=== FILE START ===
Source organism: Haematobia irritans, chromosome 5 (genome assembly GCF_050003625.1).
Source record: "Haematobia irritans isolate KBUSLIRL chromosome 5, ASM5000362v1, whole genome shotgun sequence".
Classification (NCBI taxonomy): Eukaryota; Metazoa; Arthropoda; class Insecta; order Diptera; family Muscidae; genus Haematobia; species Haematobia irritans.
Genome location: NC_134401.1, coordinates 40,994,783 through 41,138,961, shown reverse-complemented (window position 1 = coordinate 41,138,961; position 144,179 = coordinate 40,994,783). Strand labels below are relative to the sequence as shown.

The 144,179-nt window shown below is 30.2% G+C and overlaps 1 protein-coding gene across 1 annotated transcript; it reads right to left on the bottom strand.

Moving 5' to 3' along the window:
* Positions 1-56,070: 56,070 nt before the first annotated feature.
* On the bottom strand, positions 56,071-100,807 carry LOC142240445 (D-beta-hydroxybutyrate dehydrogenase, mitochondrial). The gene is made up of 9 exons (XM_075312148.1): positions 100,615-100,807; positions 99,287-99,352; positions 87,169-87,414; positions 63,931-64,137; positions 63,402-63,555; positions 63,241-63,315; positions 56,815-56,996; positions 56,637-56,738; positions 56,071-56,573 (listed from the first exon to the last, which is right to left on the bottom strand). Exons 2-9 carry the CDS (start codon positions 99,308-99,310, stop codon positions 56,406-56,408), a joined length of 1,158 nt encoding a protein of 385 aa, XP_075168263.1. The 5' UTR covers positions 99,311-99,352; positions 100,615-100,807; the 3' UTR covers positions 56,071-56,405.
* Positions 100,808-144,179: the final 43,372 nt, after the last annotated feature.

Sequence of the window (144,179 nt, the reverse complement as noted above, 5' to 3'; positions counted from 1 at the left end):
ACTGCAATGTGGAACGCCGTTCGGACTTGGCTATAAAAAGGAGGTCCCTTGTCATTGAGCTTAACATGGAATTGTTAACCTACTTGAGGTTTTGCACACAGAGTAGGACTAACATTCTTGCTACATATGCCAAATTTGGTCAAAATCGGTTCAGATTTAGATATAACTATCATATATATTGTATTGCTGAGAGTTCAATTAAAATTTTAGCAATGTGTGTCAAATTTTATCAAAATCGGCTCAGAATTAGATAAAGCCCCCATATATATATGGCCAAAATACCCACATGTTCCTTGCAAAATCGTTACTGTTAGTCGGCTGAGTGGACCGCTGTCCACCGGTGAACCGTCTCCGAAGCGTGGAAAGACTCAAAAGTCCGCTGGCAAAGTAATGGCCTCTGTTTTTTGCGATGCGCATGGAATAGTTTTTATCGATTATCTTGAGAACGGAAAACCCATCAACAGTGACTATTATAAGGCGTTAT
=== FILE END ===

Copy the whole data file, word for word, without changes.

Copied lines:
Source organism: Haematobia irritans, chromosome 5 (genome assembly GCF_050003625.1).
Source record: "Haematobia irritans isolate KBUSLIRL chromosome 5, ASM5000362v1, whole genome shotgun sequence".
Classification (NCBI taxonomy): Eukaryota; Metazoa; Arthropoda; class Insecta; order Diptera; family Muscidae; genus Haematobia; species Haematobia irritans.
Genome location: NC_134401.1, coordinates 40,994,783 through 41,138,961, shown reverse-complemented (window position 1 = coordinate 41,138,961; position 144,179 = coordinate 40,994,783). Strand labels below are relative to the sequence as shown.

The 144,179-nt window shown below is 30.2% G+C and overlaps 1 protein-coding gene across 1 annotated transcript; it reads right to left on the bottom strand.

Moving 5' to 3' along the window:
* Positions 1-56,070: 56,070 nt before the first annotated feature.
* On the bottom strand, positions 56,071-100,807 carry LOC142240445 (D-beta-hydroxybutyrate dehydrogenase, mitochondrial). The gene is made up of 9 exons (XM_075312148.1): positions 100,615-100,807; positions 99,287-99,352; positions 87,169-87,414; positions 63,931-64,137; positions 63,402-63,555; positions 63,241-63,315; positions 56,815-56,996; positions 56,637-56,738; positions 56,071-56,573 (listed from the first exon to the last, which is right to left on the bottom strand). Exons 2-9 carry the CDS (start codon positions 99,308-99,310, stop codon positions 56,406-56,408), a joined length of 1,158 nt encoding a protein of 385 aa, XP_075168263.1. The 5' UTR covers positions 99,311-99,352; positions 100,615-100,807; the 3' UTR covers positions 56,071-56,405.
* Positions 100,808-144,179: the final 43,372 nt, after the last annotated feature.

Sequence of the window (144,179 nt, the reverse complement as noted above, 5' to 3'; positions counted from 1 at the left end):
ACTGCAATGTGGAACGCCGTTCGGACTTGGCTATAAAAAGGAGGTCCCTTGTCATTGAGCTTAACATGGAATTGTTAACCTACTTGAGGTTTTGCACACAGAGTAGGACTAACATTCTTGCTACATATGCCAAATTTGGTCAAAATCGGTTCAGATTTAGATATAACTATCATATATATTGTATTGCTGAGAGTTCAATTAAAATTTTAGCAATGTGTGTCAAATTTTATCAAAATCGGCTCAGAATTAGATAAAGCCCCCATATATATATGGCCAAAATACCCACATGTTCCTTGCAAAATCGTTACTGTTAGTCGGCTGAGTGGACCGCTGTCCACCGGTGAACCGTCTCCGAAGCGTGGAAAGACTCAAAAGTCCGCTGGCAAAGTAATGGCCTCTGTTTTTTGCGATGCGCATGGAATAGTTTTTATCGATTATCTTGAGAACGGAAAACCCATCAACAGTGACTATTATAAGGCGTTAT